Ages ago, I shot this view of the (then) new UVA Hospital with a Hasselblad, maybe two of them on a bar – in any case this is a cha-cha to obtain the necessary stereobase, which was probably around a foot, judging from the parallax in the image. I imagine the exposure was around 30 seconds. Extra credit for the astronomers in the group that can identify the stars in the sky:
UVA Hospital, Charlottesville, VA
My “day job” is technical illustration. My clients are engineers at the University of Virginia, mostly. One day I went to visit a lab, and discovered this gigantic machine. Impossibly complex in its construction, for all I knew it could have been a time machine. So I started calling it the “time machine,” whenever I mentioned to my engineer client, and that I’d like to come in some day to photograph it. The title of the image that I finally made says about the same thing. For real, this is a Directed Vapor Deposition machine. A big electron gun hits one material, vaporizes it, and the vapors are deposited onto another material. Believe it or not, it is not a custom made machine. You buy these things retail. Cost? about $1M:
Temporal Continuum Distortion Analyzer (Posterior Aspect)
In or around 2012, I had the opportunity to photograph inside a retired coal-fired power plant not far from where I live. This plant, in Bremo Bluff, VA, was the first “automatic” coal fired power plant built in USA. “Automatic” meant in those days that most of the valves, flaps, conveyor belts, and other machinery was centrally controlled. Which means, there was a central control room, where through the use of electrical switches, one could remotely actuate any of the hundreds of valves in the plant – as these were electrically actuated. I’m sure there was a measure of fear or distrust in the system early on, as plant operators were instead used to shouting control commands at a team of plant workers, on whom one could surely better rely to get the job done than the new-fangled electric motors.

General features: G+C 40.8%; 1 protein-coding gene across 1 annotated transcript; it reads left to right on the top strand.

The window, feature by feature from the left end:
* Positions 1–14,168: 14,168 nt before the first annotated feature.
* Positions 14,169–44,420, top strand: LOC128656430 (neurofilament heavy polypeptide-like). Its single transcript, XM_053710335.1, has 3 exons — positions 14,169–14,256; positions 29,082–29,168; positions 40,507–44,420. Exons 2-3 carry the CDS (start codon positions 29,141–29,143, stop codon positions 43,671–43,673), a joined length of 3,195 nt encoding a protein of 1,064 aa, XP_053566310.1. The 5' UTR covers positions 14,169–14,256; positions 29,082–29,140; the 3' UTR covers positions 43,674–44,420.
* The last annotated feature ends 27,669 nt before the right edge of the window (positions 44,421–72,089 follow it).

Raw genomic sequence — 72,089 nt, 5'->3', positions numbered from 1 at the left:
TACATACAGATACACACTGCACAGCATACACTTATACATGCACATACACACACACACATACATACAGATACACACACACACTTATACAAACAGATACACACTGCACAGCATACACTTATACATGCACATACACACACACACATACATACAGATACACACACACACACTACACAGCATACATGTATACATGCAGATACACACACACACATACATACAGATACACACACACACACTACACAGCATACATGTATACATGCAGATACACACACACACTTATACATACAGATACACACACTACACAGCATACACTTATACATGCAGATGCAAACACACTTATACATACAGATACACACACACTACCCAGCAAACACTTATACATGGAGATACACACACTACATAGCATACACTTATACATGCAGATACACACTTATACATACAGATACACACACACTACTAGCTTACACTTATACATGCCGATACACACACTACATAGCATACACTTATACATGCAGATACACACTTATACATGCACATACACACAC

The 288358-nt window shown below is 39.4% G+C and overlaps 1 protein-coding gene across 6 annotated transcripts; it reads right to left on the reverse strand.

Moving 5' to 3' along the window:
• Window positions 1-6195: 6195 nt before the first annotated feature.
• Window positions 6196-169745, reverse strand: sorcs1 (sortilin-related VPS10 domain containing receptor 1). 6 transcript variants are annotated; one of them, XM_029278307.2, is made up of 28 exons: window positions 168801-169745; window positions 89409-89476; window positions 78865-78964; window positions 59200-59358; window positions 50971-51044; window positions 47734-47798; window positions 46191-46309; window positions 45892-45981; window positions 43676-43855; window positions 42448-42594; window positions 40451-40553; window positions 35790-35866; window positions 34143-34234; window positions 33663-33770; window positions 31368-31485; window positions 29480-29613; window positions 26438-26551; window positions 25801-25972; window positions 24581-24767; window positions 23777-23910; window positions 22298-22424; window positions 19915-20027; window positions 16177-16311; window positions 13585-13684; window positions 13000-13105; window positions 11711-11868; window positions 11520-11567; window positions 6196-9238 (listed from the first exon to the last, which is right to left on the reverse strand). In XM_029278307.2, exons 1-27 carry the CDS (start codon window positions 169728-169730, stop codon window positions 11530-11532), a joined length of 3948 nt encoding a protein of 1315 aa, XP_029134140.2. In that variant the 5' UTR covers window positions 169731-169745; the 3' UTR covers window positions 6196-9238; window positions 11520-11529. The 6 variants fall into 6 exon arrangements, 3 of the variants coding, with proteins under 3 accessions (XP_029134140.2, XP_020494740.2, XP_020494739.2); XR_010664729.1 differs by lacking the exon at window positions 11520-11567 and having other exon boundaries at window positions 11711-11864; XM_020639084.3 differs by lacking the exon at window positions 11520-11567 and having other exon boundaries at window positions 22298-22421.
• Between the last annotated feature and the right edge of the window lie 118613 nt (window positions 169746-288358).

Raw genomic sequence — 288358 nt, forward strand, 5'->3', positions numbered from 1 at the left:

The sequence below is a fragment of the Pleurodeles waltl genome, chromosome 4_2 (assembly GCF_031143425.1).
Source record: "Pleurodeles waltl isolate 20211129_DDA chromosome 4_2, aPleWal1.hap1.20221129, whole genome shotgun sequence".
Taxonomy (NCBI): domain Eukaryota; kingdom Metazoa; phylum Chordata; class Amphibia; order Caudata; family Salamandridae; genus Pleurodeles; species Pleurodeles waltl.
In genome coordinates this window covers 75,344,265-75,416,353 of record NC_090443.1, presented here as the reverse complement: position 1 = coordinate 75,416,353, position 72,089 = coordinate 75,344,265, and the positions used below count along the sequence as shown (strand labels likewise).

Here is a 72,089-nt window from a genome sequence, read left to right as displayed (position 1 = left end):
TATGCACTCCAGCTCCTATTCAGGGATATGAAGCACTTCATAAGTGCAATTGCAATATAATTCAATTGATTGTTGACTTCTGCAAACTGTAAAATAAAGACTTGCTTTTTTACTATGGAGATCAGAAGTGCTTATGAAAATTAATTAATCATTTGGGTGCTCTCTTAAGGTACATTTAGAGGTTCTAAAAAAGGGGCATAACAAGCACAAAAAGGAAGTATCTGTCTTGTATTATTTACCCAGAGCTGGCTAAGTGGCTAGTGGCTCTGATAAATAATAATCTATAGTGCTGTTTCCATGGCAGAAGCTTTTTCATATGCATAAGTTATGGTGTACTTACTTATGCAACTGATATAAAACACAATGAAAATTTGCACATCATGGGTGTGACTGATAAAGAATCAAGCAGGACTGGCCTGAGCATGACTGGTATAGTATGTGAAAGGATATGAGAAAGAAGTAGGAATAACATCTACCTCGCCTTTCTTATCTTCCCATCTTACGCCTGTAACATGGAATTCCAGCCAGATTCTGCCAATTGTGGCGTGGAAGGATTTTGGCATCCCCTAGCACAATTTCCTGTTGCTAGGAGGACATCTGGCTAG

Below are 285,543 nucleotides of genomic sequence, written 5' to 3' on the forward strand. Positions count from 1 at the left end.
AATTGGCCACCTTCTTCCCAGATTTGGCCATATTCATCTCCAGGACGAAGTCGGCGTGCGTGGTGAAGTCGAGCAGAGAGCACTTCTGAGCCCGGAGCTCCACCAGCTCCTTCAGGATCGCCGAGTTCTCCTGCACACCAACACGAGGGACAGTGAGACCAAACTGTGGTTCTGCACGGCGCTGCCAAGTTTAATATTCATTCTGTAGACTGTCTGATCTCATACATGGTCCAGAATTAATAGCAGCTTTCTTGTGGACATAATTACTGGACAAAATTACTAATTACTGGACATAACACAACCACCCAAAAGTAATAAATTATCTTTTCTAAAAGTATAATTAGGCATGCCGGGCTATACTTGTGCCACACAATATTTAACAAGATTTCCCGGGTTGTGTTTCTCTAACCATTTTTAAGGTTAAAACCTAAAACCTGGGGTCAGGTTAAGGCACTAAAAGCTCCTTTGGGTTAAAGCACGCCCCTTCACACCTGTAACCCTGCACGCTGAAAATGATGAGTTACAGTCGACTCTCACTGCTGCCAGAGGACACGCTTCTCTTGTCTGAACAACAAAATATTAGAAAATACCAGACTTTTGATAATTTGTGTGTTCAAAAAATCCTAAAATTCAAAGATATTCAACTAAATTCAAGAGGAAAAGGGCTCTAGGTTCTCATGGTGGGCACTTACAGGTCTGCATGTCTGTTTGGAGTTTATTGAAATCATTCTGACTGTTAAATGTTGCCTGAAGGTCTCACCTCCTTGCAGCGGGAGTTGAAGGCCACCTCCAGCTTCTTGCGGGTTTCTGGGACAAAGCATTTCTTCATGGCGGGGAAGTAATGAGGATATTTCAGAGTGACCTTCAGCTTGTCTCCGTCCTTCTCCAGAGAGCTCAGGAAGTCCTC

I worked on three separate days in the plant to make photographs, using with great pleasure John Thurston’s custom TL-120-55 for the wide angle views. I am forever indebted to John for his generous loan of the camera to me that year. In this view we have my old friend Chuck Holzner up there on another level (see the white hard-hat?) taking some of his own pictures. Along the left side of the view, rising up through the various levels, is one of the four burners in the plant. These are 100 foot tall furnaces (not counting the smokestack outside the building!), that included Ash removal apparatus at the very bottom, a furnace chamber 1/3 of the way up including hundreds of pipes for heat exchange (i.e. for boiling water, making steam), and at the top a variety of filters to capture particulates in the exhaust. I’ll guess this was a three seconds exposure:
Bremo B 418 Main Room
Elsewhere in the plant, I captured this view of just a tiny fraction of the pipes and plumbing that, along with grated floors and vast spaces, characterized the place. Probably a thirty seconds exposure in this dark spot:
Bremo C 515 “Pipefitter’s Nightmare”
I’ll close with an image obtained in or around 2014 at the United States Botanical Garden in Washington, DC, where I fell in love with the “Jungle” greenhouse that is central to the place. In this three-stories tall greenhouse, one can commune with a variety of lush tropical plants, even in the deep of winter, and witness the slow motion battle between the built environment and the imprisoned flora. This picture was taken with a Sputnik, a good bit after sunset – I like the interplay of just a little natural light in the background, with artificial lights in the foreground. I imagine about a ten or twenty second exposure.